Damogen Furies

Ultimae records

SQUAREPUSHER | Damogen Furies (Warp Records) – LP

Damogen Furies

SQUAREPUSHER
Format:

20.00 €

In stock

Product Description

Unlike a number of his fellow Warp veterans (Aphex Twin, Boards Of Canada, Autechre), Squarepusher loves the stage, and has always been a natural performer. In addition to lending his work a fluid musicality, his background as a virtuosic drummer and bassist makes him a dynamite showman. In his earlier years, Tom Jenkinson tried to perplex us with his technical bravado; later on, he used improvisation to similar effect. Ufabulum, his divisive 13th album, introduced an element of hyperactive bombast, landing closer to EDM than IDM. Three years later, Damogen Furies picks up not far from where Ufabulum left off, but tempers the sensory overload with an uncomplicated recording technique: each track is performed live in a single take, with zero edits.

For Damogen Furies, Jenkinson relied exclusively on the software he’s worked with over the last ten years, so it’s surprising how much of his earlier sound shines through. Electronics sear and smolder, beats rumble and slice, and arrangements work like tightening vices. The sound palette recalls the bleak moments of Do You Know Squarepusher and Go Plastic. There’s lightheartedness, too, but nothing as catchy and good-natured as, say, “My Red Hot Car.” “Stor Eiglass,” for instance, straps on a euphoric trance melody and zips around in concentric circles. “Blatang Ort” offers something completely different, all dissonance and savagery. If you’re on board with both modes of Squarepusher, Damogen Furies has a lot to offer.

Music as boundless and overwhelming as this needs a dominant focal point, which Damogen Furies often has. Flexing unwieldy synth lines, murderous drum manipulations and squalls of noise, “Rayc Fire 2″ somehow maintains a steadily ascendant trajectory no matter how belligerent it gets. “Exjag Nives” takes a brighter approach to Squarepusher’s melodic drum & bass deconstructions, and uses neon-hued tones like a utopian backdrop for the flurries of enhanced breaks and toothy waveforms.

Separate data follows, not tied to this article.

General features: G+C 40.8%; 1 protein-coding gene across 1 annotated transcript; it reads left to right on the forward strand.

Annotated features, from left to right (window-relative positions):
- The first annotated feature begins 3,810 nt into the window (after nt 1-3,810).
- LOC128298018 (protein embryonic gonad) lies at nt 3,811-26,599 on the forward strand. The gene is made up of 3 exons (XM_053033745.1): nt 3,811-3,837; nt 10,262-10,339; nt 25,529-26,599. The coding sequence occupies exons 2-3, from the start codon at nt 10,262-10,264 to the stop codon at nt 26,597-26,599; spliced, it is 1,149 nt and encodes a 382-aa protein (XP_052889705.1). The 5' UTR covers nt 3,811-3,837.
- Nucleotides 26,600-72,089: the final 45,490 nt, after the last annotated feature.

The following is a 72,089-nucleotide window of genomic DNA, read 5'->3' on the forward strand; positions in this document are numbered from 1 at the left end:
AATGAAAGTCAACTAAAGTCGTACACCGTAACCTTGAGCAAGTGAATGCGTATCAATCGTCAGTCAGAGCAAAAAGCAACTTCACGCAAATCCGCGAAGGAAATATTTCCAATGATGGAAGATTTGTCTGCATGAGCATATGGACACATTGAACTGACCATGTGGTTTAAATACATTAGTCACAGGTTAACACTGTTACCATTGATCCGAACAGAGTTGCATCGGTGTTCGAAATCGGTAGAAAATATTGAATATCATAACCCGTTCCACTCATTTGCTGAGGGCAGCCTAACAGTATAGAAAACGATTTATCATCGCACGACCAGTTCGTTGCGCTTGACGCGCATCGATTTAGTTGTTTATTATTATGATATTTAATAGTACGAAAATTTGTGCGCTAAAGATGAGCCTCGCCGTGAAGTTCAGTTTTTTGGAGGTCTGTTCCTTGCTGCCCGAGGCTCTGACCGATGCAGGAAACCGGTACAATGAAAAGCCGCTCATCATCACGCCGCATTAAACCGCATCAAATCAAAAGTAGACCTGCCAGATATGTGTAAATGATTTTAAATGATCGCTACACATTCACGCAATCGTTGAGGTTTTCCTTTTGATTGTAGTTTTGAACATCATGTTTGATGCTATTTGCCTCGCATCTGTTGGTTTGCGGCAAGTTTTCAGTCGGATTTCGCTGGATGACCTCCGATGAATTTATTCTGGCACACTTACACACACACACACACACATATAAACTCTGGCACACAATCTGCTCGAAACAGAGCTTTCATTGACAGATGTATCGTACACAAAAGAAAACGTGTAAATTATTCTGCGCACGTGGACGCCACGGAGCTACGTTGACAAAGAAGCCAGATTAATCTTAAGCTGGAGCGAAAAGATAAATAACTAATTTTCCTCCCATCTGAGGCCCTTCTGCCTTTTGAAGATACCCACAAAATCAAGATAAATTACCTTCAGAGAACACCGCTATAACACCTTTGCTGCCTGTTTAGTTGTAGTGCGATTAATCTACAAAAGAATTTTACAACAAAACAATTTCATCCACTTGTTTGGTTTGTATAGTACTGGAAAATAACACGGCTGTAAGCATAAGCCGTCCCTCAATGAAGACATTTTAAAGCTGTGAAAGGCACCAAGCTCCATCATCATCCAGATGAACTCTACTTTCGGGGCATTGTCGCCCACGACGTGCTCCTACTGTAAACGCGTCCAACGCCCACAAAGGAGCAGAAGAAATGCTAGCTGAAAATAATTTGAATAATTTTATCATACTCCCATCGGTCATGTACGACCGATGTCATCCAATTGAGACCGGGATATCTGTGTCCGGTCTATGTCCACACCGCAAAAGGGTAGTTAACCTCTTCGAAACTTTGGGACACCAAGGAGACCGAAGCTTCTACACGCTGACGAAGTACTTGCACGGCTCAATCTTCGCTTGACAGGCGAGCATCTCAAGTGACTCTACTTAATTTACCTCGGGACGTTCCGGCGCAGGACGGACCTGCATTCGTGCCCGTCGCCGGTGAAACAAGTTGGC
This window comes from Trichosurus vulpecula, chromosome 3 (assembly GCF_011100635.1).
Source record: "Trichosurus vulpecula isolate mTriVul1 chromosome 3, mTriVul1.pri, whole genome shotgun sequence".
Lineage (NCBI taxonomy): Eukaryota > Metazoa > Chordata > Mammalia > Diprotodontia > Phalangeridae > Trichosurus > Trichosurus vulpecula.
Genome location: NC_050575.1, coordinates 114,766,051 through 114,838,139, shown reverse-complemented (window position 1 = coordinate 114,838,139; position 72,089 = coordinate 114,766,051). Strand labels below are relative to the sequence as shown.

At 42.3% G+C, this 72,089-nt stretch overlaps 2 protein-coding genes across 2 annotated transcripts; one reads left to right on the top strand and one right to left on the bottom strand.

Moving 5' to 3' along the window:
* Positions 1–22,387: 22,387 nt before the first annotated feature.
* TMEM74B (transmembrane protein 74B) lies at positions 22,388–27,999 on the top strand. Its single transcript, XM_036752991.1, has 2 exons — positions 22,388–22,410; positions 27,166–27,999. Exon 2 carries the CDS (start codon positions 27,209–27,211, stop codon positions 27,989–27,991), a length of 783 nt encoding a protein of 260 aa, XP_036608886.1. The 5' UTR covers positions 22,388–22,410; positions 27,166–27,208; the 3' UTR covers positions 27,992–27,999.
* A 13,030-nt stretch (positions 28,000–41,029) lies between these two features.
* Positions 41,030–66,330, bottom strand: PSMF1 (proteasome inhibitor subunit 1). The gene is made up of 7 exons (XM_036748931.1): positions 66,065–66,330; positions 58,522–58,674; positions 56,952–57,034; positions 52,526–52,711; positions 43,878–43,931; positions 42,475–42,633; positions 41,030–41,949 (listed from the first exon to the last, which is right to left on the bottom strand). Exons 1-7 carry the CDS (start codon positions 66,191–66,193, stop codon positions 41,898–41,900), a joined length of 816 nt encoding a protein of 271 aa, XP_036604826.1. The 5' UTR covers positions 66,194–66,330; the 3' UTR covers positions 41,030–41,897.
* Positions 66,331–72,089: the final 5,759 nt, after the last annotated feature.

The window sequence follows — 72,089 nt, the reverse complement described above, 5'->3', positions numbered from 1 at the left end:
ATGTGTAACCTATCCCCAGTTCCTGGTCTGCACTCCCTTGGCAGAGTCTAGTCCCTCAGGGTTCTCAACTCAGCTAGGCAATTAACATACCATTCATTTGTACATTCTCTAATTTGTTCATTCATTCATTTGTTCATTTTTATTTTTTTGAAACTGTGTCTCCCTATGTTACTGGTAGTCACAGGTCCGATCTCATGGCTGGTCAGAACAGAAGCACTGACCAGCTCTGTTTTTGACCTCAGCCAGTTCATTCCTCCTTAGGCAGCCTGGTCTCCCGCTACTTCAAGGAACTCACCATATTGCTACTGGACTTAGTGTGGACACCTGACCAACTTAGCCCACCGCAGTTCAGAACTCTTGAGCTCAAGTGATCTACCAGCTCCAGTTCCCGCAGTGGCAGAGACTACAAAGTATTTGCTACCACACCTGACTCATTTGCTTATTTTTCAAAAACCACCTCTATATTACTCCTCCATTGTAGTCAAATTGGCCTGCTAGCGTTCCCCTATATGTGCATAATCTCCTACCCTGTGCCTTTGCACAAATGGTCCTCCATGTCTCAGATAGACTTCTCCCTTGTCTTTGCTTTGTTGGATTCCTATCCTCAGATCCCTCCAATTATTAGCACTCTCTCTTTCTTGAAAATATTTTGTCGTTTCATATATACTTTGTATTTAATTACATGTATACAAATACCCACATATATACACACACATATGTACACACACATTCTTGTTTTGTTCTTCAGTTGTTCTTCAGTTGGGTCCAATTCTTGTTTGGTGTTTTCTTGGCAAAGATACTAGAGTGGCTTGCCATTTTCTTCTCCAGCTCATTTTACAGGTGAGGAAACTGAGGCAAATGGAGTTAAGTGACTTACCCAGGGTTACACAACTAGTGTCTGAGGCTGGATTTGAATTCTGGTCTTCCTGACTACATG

Things get dicey when he tries to graft his methods together. Overblown productions like “Kontenjaz” and “Baltang Arg” regress into wanky electro-prog at best and mindless EDM at worst. It’s hard to hear those tracks as anything more than fuel for Jenkinson’s sound-activated LED light rig.

At this point in his career, Jenkinson has the clout and capability to do just about whatever he wants. Massive multimedia shows, groundbreaking musical robots, orchestral re-interpretations—it’s all within his reach. And though Damogen Furies hints at that vast potential, it succeeds when Jenkinson condenses his talents. Where Ufabulum felt like a garish souvenir from the performance built around it, Damogen Furies is more substantial and self-contained. You’ll probably still want to see him on tour, but this time the live set has already been delivered straight to your headphones. For a mercurial prodigy who started out onstage, that might be the closest Squarepusher gets to coming full circle.

Patric Fallon | Resident Advisor